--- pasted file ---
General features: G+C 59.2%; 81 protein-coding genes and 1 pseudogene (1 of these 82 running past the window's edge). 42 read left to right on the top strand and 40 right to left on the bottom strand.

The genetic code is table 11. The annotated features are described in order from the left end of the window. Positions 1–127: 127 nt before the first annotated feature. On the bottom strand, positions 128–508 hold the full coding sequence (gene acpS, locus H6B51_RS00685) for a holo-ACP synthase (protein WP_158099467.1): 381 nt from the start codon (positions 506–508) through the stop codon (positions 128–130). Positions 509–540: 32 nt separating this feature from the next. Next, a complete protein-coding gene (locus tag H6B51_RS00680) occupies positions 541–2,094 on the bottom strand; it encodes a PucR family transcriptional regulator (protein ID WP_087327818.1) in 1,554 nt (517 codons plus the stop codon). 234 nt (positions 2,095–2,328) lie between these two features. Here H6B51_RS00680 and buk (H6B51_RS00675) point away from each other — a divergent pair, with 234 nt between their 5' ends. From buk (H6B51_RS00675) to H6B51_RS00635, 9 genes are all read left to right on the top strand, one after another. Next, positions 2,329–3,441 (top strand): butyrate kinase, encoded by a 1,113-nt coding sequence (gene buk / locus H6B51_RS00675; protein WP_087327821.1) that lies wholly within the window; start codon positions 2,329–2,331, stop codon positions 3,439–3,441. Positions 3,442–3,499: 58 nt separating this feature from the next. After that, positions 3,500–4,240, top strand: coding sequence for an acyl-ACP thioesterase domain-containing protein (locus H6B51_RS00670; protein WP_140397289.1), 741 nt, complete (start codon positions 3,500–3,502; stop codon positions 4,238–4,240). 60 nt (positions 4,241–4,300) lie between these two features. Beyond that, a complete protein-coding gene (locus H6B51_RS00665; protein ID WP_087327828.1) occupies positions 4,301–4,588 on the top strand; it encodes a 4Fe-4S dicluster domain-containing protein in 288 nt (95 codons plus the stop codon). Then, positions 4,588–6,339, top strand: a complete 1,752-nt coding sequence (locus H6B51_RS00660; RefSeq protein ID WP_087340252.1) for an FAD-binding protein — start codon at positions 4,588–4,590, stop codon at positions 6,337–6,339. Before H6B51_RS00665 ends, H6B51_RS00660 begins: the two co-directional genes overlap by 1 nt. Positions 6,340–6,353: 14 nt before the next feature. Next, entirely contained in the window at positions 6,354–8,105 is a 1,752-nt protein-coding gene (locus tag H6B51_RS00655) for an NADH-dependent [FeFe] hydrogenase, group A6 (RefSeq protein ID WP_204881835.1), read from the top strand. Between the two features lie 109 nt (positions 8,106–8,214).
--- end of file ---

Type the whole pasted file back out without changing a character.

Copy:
General features: G+C 59.2%; 81 protein-coding genes and 1 pseudogene (1 of these 82 running past the window's edge). 42 read left to right on the top strand and 40 right to left on the bottom strand.

The genetic code is table 11. The annotated features are described in order from the left end of the window. Positions 1–127: 127 nt before the first annotated feature. On the bottom strand, positions 128–508 hold the full coding sequence (gene acpS, locus H6B51_RS00685) for a holo-ACP synthase (protein WP_158099467.1): 381 nt from the start codon (positions 506–508) through the stop codon (positions 128–130). Positions 509–540: 32 nt separating this feature from the next. Next, a complete protein-coding gene (locus tag H6B51_RS00680) occupies positions 541–2,094 on the bottom strand; it encodes a PucR family transcriptional regulator (protein ID WP_087327818.1) in 1,554 nt (517 codons plus the stop codon). 234 nt (positions 2,095–2,328) lie between these two features. Here H6B51_RS00680 and buk (H6B51_RS00675) point away from each other — a divergent pair, with 234 nt between their 5' ends. From buk (H6B51_RS00675) to H6B51_RS00635, 9 genes are all read left to right on the top strand, one after another. Next, positions 2,329–3,441 (top strand): butyrate kinase, encoded by a 1,113-nt coding sequence (gene buk / locus H6B51_RS00675; protein WP_087327821.1) that lies wholly within the window; start codon positions 2,329–2,331, stop codon positions 3,439–3,441. Positions 3,442–3,499: 58 nt separating this feature from the next. After that, positions 3,500–4,240, top strand: coding sequence for an acyl-ACP thioesterase domain-containing protein (locus H6B51_RS00670; protein WP_140397289.1), 741 nt, complete (start codon positions 3,500–3,502; stop codon positions 4,238–4,240). 60 nt (positions 4,241–4,300) lie between these two features. Beyond that, a complete protein-coding gene (locus H6B51_RS00665; protein ID WP_087327828.1) occupies positions 4,301–4,588 on the top strand; it encodes a 4Fe-4S dicluster domain-containing protein in 288 nt (95 codons plus the stop codon). Then, positions 4,588–6,339, top strand: a complete 1,752-nt coding sequence (locus H6B51_RS00660; RefSeq protein ID WP_087340252.1) for an FAD-binding protein — start codon at positions 4,588–4,590, stop codon at positions 6,337–6,339. Before H6B51_RS00665 ends, H6B51_RS00660 begins: the two co-directional genes overlap by 1 nt. Positions 6,340–6,353: 14 nt before the next feature. Next, entirely contained in the window at positions 6,354–8,105 is a 1,752-nt protein-coding gene (locus tag H6B51_RS00655) for an NADH-dependent [FeFe] hydrogenase, group A6 (RefSeq protein ID WP_204881835.1), read from the top strand. Between the two features lie 109 nt (positions 8,106–8,214).